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From the FIDE Laws of Chess: 50-move rule: 9.3 The game is drawn, upon a correct claim by a player having the move, if: (...) the last 50 moves by each player have been completed without the movement of any pawn and without any capture. 75-move rule: 9.6 If one or both of the following occur(s) then the game is drawn: (...) any series of at ...


20

Yes According to the FIDE Laws of Chess 9.5.3 If the claim is found to be incorrect, the arbiter shall add two minutes to the opponent’s remaining thinking time. Then the game shall continue. If the claim was based on an intended move, this move must be made in accordance with Articles 3 and 4


18

There are dozens of problems that illustrate a potential winning moves that instead leads to a draw because of the 50 move rule. One example is the following mate in four published by Léon Loewenton in 1956 : [fen "5KBN/p2ppp1r/1p4pp/b7/RP6/1PP4P/1RpPPPkP/n1B1Q1N1 w - - 0 1"] 1. Nf3 Rg7! 2. Kxg7! (2. Qg1+?? draws) There is an apparent mate in three moves:...


15

Checkmate overrides the 50 move rule. Fide Handbook Article 9.3: The game is drawn, upon a correct claim by a player having the move, if: a. he writes his move, which cannot be changed, on his scoresheet and declares to the arbiter his intention to make this move which will result in the last 50 moves by each player having been made without the ...


15

Your opponent has 50 moves, but every time a pawn is moved the count is reset. So, he could have hundreds of moves if he has a few pawns on the board. If he has no pawns, then 50. The count is also reset if any piece or pawn is captured.


14

Yes, many times. Ivanchuk- Kamsky 2009 is one example, but there are hundreds if not thousands of others. Ushenina - Girya 2013 made some news recently because Ushenina couldn't mate with knight and bishop in time.


13

The rules for this and how it works are spelled out in articles 9.3, 9.4 and 9.5 of the FIDE Laws of Chess. They don't mention whether or not you are allowed to check your scoresheet to do this because you are always allowed to check your scoresheet. You would be very foolish to not check your scoresheet first because there are penalties for an incorrect ...


11

From the FIDE rules (emphasis added): 9.3 The game is drawn, upon a correct claim by the player having the move, if: a. he writes his move on his scoresheet and declares to the arbiter his intention to make this move, which shall result in the last 50 moves having been made by each player without the movement of any pawn and without any capture, or b. the ...


11

The FIDE Laws of Chess provide some guidance. Rule 6.2.1 says you must move the piece before hitting the clock: During the game each player, having made his move on the chessboard, shall stop his own clock and start his opponent’s clock (that is to say, he shall press his clock). This “completes” the move. According to rule 8.1.2, you must move the ...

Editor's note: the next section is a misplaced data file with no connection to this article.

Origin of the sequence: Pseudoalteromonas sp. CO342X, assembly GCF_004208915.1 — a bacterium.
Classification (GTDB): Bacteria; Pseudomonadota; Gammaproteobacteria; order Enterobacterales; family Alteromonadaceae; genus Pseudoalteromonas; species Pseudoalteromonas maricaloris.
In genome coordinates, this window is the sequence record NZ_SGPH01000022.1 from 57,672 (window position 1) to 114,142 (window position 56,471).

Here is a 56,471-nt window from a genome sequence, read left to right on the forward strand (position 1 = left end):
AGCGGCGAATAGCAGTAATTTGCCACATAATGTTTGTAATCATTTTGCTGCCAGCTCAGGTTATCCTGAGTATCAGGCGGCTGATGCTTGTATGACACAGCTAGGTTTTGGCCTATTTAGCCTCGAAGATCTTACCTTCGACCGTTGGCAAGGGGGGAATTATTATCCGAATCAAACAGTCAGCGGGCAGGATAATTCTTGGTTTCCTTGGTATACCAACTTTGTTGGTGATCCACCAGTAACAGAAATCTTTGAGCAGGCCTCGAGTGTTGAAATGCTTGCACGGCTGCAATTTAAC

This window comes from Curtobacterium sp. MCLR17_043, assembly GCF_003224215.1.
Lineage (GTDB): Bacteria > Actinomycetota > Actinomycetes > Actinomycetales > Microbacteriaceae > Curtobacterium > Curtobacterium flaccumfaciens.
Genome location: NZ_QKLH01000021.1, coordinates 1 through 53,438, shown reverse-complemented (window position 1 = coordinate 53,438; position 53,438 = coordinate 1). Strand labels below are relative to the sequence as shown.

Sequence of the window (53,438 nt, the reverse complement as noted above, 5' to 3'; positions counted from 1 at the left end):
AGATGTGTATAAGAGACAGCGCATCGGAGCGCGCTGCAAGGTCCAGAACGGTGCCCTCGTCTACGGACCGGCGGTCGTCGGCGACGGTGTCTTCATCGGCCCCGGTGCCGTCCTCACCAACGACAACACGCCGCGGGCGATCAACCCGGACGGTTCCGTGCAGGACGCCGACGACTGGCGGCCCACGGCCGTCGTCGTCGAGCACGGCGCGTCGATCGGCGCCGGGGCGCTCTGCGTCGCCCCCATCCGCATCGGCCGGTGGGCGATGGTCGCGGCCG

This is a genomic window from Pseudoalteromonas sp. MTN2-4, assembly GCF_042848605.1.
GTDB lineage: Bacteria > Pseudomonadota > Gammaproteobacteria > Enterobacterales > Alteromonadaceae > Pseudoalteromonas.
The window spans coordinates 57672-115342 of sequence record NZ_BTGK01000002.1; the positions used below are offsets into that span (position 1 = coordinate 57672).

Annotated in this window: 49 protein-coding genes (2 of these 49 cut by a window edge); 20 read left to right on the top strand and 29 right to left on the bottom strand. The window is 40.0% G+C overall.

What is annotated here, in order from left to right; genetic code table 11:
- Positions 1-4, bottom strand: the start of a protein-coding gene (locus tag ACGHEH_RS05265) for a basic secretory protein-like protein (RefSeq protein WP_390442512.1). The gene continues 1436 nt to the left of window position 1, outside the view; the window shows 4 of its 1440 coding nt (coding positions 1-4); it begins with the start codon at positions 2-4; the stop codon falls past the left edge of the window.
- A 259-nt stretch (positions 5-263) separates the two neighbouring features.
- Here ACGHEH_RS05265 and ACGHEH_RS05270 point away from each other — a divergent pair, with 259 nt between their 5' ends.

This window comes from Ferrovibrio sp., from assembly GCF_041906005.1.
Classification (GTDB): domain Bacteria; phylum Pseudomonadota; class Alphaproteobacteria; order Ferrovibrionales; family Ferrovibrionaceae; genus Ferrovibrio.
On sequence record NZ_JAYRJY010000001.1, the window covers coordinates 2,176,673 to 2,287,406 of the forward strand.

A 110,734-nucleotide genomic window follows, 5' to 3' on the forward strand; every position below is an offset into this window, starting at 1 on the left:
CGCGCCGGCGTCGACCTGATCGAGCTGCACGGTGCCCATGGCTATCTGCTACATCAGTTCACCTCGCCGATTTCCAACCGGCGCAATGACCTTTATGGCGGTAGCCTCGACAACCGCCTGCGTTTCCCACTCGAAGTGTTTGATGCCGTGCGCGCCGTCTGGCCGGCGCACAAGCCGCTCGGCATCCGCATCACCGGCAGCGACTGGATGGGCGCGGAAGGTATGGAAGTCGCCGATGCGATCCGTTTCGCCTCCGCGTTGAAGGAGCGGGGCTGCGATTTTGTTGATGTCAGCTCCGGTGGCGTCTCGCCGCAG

10

Hi thanks for the question! Yes this is what FIDE are saying. If you are about to play the 50.0th move of the sequence, or to cause a position to occur for the third time, then you need to claim before you move. I think this is because after you have moved the piece, your opponent is allowed to respond, without waiting for you to punch the clock. If you ...


10

Yes, sometimes the 50-move rule comes up in grandmaster play. One recent example that comes to mind was the game Ushenina-Girya (Geneva 2013), in which the reigning women's world champion failed to convert a knight-and-bishop checkmate within the required 50 moves, and the game was drawn. So this is a case where it's a theoretical win, but the stronger side ...


10

Although the responses all were intended to answer the question, they all fell slightly short. The 75-move rule was implemented so that an arbiter could adjudicate a game as drawn in a clearly drawn position when both players were electing to play on, hoping that their opponent would falter. Usually in cases where a draw was as good as a lost for both ...


9

If you mean "hardest" == "longest": There are 7-man table bases available and it is said that the longest pawnless ending takes 549 moves. It is KQB vs. KRBN. Resources: http://tb7.chessok.com/articles/Top8DTM_eng And in case you are too lazy to go through the moves by yourself :-): http://tb7.chessok.com/probe/745/61 I think that is what is known today. ...


8

The two irreversible moves can be proved irreversible (it is impossible to replicate that board state later in the game) like so: Assumptions: - Pawns can't move backward. - Every pawn move moves it forward. - Pieces can't be added to the board. - There is no way to create a pawn (unlike queens, bishops, knights, and rooks which can be created via pawn ...


8

The Laws of Chess say: 9.3 The game is drawn, upon a correct claim by the player having the move, if a) he writes his move on his scoresheet and declares to the arbiter his intention to make this move, which shall result in the last 50 moves having been made by each player without the movement of any pawn and without any capture, or ...


8